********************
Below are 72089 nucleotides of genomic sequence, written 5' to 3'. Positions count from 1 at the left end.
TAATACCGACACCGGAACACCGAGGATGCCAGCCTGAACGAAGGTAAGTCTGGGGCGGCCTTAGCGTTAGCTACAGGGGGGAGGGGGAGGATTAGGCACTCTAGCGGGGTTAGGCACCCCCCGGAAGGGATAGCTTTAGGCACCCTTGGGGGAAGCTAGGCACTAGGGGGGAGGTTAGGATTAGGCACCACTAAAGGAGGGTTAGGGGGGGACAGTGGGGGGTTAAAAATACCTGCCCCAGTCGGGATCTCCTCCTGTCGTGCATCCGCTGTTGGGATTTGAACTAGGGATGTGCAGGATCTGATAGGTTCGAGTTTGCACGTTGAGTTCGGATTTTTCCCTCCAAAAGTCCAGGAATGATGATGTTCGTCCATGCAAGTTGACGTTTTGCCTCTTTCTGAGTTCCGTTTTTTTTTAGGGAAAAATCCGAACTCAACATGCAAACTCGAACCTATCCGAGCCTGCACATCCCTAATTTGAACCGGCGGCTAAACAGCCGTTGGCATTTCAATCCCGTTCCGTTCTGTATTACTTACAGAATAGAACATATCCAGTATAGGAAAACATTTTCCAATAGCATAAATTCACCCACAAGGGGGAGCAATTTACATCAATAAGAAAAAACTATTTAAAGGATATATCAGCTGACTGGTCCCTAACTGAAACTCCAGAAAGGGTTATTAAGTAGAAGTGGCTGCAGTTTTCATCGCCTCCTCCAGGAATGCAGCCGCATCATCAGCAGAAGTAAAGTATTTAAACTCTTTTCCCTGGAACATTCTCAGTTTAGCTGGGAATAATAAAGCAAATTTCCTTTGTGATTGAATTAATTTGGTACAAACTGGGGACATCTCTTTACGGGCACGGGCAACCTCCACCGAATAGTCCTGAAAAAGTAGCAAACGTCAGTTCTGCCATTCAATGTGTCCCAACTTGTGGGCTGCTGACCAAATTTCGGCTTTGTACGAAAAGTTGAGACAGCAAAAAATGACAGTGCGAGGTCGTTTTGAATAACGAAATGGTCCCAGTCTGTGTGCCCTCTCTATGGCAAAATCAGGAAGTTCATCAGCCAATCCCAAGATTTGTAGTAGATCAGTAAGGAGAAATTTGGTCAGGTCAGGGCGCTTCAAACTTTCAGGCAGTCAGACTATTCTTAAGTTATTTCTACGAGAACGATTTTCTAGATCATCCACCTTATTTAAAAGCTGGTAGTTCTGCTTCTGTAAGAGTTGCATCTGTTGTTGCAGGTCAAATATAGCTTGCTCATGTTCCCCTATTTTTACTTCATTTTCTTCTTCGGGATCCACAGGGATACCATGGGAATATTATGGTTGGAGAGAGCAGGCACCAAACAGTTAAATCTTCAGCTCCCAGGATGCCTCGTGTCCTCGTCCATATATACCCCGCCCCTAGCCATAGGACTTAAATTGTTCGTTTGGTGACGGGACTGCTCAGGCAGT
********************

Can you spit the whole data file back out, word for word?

Below are 72089 nucleotides of genomic sequence, written 5' to 3'. Positions count from 1 at the left end.
TAATACCGACACCGGAACACCGAGGATGCCAGCCTGAACGAAGGTAAGTCTGGGGCGGCCTTAGCGTTAGCTACAGGGGGGAGGGGGAGGATTAGGCACTCTAGCGGGGTTAGGCACCCCCCGGAAGGGATAGCTTTAGGCACCCTTGGGGGAAGCTAGGCACTAGGGGGGAGGTTAGGATTAGGCACCACTAAAGGAGGGTTAGGGGGGGACAGTGGGGGGTTAAAAATACCTGCCCCAGTCGGGATCTCCTCCTGTCGTGCATCCGCTGTTGGGATTTGAACTAGGGATGTGCAGGATCTGATAGGTTCGAGTTTGCACGTTGAGTTCGGATTTTTCCCTCCAAAAGTCCAGGAATGATGATGTTCGTCCATGCAAGTTGACGTTTTGCCTCTTTCTGAGTTCCGTTTTTTTTTAGGGAAAAATCCGAACTCAACATGCAAACTCGAACCTATCCGAGCCTGCACATCCCTAATTTGAACCGGCGGCTAAACAGCCGTTGGCATTTCAATCCCGTTCCGTTCTGTATTACTTACAGAATAGAACATATCCAGTATAGGAAAACATTTTCCAATAGCATAAATTCACCCACAAGGGGGAGCAATTTACATCAATAAGAAAAAACTATTTAAAGGATATATCAGCTGACTGGTCCCTAACTGAAACTCCAGAAAGGGTTATTAAGTAGAAGTGGCTGCAGTTTTCATCGCCTCCTCCAGGAATGCAGCCGCATCATCAGCAGAAGTAAAGTATTTAAACTCTTTTCCCTGGAACATTCTCAGTTTAGCTGGGAATAATAAAGCAAATTTCCTTTGTGATTGAATTAATTTGGTACAAACTGGGGACATCTCTTTACGGGCACGGGCAACCTCCACCGAATAGTCCTGAAAAAGTAGCAAACGTCAGTTCTGCCATTCAATGTGTCCCAACTTGTGGGCTGCTGACCAAATTTCGGCTTTGTACGAAAAGTTGAGACAGCAAAAAATGACAGTGCGAGGTCGTTTTGAATAACGAAATGGTCCCAGTCTGTGTGCCCTCTCTATGGCAAAATCAGGAAGTTCATCAGCCAATCCCAAGATTTGTAGTAGATCAGTAAGGAGAAATTTGGTCAGGTCAGGGCGCTTCAAACTTTCAGGCAGTCAGACTATTCTTAAGTTATTTCTACGAGAACGATTTTCTAGATCATCCACCTTATTTAAAAGCTGGTAGTTCTGCTTCTGTAAGAGTTGCATCTGTTGTTGCAGGTCAAATATAGCTTGCTCATGTTCCCCTATTTTTACTTCATTTTCTTCTTCGGGATCCACAGGGATACCATGGGAATATTATGGTTGGAGAGAGCAGGCACCAAACAGTTAAATCTTCAGCTCCCAGGATGCCTCGTGTCCTCGTCCATATATACCCCGCCCCTAGCCATAGGACTTAAATTGTTCGTTTGGTGACGGGACTGCTCAGGCAGT